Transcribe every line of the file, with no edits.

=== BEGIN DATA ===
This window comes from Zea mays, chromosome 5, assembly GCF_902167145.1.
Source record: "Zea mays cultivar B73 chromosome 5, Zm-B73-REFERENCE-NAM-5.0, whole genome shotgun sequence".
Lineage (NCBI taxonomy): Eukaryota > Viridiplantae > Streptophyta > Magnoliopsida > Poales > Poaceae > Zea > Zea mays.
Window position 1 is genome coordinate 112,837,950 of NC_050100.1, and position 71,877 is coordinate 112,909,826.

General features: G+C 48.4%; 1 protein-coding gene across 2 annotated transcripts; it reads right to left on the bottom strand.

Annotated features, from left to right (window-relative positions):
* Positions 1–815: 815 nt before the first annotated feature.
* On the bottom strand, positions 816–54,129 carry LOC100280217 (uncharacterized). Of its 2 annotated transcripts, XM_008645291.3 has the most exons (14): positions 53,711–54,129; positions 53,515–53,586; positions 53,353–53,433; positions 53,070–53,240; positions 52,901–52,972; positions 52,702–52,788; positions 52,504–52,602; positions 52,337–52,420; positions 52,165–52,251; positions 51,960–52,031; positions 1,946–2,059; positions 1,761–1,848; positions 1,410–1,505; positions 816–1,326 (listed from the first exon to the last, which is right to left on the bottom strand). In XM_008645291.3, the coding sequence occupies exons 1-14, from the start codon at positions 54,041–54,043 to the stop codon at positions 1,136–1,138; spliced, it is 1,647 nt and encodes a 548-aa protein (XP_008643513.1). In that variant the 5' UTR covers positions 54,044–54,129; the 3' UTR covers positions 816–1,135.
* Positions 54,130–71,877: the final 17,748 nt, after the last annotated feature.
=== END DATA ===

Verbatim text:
This window comes from Zea mays, chromosome 5, assembly GCF_902167145.1.
Source record: "Zea mays cultivar B73 chromosome 5, Zm-B73-REFERENCE-NAM-5.0, whole genome shotgun sequence".
Lineage (NCBI taxonomy): Eukaryota > Viridiplantae > Streptophyta > Magnoliopsida > Poales > Poaceae > Zea > Zea mays.
Window position 1 is genome coordinate 112,837,950 of NC_050100.1, and position 71,877 is coordinate 112,909,826.

General features: G+C 48.4%; 1 protein-coding gene across 2 annotated transcripts; it reads right to left on the bottom strand.

Annotated features, from left to right (window-relative positions):
* Positions 1–815: 815 nt before the first annotated feature.
* On the bottom strand, positions 816–54,129 carry LOC100280217 (uncharacterized). Of its 2 annotated transcripts, XM_008645291.3 has the most exons (14): positions 53,711–54,129; positions 53,515–53,586; positions 53,353–53,433; positions 53,070–53,240; positions 52,901–52,972; positions 52,702–52,788; positions 52,504–52,602; positions 52,337–52,420; positions 52,165–52,251; positions 51,960–52,031; positions 1,946–2,059; positions 1,761–1,848; positions 1,410–1,505; positions 816–1,326 (listed from the first exon to the last, which is right to left on the bottom strand). In XM_008645291.3, the coding sequence occupies exons 1-14, from the start codon at positions 54,041–54,043 to the stop codon at positions 1,136–1,138; spliced, it is 1,647 nt and encodes a 548-aa protein (XP_008643513.1). In that variant the 5' UTR covers positions 54,044–54,129; the 3' UTR covers positions 816–1,135.
* Positions 54,130–71,877: the final 17,748 nt, after the last annotated feature.